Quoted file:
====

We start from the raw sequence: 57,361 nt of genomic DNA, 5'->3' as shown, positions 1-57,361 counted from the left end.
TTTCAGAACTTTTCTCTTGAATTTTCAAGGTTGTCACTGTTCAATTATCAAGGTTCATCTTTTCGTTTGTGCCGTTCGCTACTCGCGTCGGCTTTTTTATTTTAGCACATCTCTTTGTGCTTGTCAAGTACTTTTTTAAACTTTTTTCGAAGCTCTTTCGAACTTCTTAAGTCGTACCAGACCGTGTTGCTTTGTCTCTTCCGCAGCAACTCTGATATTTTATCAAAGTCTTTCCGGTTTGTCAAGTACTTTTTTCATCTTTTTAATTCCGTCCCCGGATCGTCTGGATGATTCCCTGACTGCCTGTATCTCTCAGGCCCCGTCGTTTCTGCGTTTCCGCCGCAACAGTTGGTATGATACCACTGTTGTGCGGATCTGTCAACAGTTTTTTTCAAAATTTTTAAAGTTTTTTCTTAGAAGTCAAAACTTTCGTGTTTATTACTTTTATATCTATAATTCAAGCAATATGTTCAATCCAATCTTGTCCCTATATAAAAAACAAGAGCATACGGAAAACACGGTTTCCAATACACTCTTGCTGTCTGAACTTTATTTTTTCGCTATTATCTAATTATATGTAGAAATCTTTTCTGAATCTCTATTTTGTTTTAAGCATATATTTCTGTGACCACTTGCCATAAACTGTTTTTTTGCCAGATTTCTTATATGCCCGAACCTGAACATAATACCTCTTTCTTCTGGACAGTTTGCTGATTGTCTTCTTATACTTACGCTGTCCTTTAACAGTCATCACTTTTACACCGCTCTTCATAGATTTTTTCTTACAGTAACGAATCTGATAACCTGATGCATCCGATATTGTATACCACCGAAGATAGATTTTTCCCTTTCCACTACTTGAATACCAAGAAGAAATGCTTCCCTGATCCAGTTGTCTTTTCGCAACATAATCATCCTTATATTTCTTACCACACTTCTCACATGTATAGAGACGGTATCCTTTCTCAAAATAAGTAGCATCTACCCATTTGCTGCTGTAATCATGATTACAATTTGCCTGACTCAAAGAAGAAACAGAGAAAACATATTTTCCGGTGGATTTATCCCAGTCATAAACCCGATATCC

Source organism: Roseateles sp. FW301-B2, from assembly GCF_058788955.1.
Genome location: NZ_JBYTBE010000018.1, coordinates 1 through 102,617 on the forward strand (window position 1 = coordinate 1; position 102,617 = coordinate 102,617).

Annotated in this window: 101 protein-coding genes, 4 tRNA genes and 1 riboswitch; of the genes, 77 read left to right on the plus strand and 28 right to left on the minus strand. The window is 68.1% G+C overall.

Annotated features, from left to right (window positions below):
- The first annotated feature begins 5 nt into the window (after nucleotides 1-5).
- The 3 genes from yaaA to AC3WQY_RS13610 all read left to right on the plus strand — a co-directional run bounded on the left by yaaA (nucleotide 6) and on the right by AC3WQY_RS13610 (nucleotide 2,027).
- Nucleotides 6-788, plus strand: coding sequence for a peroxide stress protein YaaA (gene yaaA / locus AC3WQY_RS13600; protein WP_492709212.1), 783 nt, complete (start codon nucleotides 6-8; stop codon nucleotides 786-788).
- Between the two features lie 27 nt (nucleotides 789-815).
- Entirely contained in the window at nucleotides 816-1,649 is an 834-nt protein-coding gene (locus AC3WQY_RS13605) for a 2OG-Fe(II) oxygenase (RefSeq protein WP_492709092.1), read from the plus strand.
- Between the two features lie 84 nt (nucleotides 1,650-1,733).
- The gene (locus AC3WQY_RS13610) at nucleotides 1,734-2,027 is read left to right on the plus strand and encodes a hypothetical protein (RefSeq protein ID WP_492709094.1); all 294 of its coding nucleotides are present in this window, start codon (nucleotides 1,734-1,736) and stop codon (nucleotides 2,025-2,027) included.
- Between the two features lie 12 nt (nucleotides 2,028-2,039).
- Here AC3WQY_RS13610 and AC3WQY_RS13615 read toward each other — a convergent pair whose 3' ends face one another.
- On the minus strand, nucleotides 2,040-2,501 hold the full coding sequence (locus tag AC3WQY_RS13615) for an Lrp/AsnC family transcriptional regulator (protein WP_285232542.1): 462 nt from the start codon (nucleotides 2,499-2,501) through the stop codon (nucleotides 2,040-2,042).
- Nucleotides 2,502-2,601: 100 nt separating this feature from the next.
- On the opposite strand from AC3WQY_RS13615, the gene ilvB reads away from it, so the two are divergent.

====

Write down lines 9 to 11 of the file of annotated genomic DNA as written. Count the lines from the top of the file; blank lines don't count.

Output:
- Nucleotides 6-788, plus strand: coding sequence for a peroxide stress protein YaaA (gene yaaA / locus AC3WQY_RS13600; protein WP_492709212.1), 783 nt, complete (start codon nucleotides 6-8; stop codon nucleotides 786-788).
- Between the two features lie 27 nt (nucleotides 789-815).
- Entirely contained in the window at nucleotides 816-1,649 is an 834-nt protein-coding gene (locus AC3WQY_RS13605) for a 2OG-Fe(II) oxygenase (RefSeq protein WP_492709092.1), read from the plus strand.